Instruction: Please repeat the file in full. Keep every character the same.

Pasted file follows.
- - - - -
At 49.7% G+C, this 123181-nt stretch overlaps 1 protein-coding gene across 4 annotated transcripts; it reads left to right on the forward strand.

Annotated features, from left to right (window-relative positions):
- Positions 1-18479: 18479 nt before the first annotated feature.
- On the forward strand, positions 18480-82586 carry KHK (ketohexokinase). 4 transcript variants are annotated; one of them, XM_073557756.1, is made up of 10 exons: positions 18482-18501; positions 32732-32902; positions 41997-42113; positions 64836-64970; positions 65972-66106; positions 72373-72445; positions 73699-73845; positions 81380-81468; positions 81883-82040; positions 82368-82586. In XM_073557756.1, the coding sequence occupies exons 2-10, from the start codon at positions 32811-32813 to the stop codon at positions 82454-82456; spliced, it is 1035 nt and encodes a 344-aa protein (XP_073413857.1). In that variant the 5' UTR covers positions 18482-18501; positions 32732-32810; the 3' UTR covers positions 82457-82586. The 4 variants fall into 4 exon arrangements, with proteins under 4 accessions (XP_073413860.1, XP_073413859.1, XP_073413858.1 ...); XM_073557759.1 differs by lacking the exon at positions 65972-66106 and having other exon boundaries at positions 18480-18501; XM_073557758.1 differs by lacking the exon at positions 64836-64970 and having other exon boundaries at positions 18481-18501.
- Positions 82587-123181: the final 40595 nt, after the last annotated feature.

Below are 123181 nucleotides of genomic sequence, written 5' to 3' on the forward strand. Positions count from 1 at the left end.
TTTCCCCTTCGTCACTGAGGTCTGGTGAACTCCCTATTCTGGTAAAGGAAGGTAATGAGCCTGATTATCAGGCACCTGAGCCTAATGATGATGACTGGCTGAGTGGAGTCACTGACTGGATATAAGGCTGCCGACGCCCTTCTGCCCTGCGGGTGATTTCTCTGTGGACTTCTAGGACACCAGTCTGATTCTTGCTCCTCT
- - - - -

At 49.7% G+C, this 123181-nt stretch overlaps 1 protein-coding gene across 4 annotated transcripts; it reads left to right on the forward strand.

Annotated features, from left to right (window-relative positions):
- Positions 1-18479: 18479 nt before the first annotated feature.
- On the forward strand, positions 18480-82586 carry KHK (ketohexokinase). 4 transcript variants are annotated; one of them, XM_073557756.1, is made up of 10 exons: positions 18482-18501; positions 32732-32902; positions 41997-42113; positions 64836-64970; positions 65972-66106; positions 72373-72445; positions 73699-73845; positions 81380-81468; positions 81883-82040; positions 82368-82586. In XM_073557756.1, the coding sequence occupies exons 2-10, from the start codon at positions 32811-32813 to the stop codon at positions 82454-82456; spliced, it is 1035 nt and encodes a 344-aa protein (XP_073413857.1). In that variant the 5' UTR covers positions 18482-18501; positions 32732-32810; the 3' UTR covers positions 82457-82586. The 4 variants fall into 4 exon arrangements, with proteins under 4 accessions (XP_073413860.1, XP_073413859.1, XP_073413858.1 ...); XM_073557759.1 differs by lacking the exon at positions 65972-66106 and having other exon boundaries at positions 18480-18501; XM_073557758.1 differs by lacking the exon at positions 64836-64970 and having other exon boundaries at positions 18481-18501.
- Positions 82587-123181: the final 40595 nt, after the last annotated feature.

Below are 123181 nucleotides of genomic sequence, written 5' to 3' on the forward strand. Positions count from 1 at the left end.
TTTCCCCTTCGTCACTGAGGTCTGGTGAACTCCCTATTCTGGTAAAGGAAGGTAATGAGCCTGATTATCAGGCACCTGAGCCTAATGATGATGACTGGCTGAGTGGAGTCACTGACTGGATATAAGGCTGCCGACGCCCTTCTGCCCTGCGGGTGATTTCTCTGTGGACTTCTAGGACACCAGTCTGATTCTTGCTCCTCT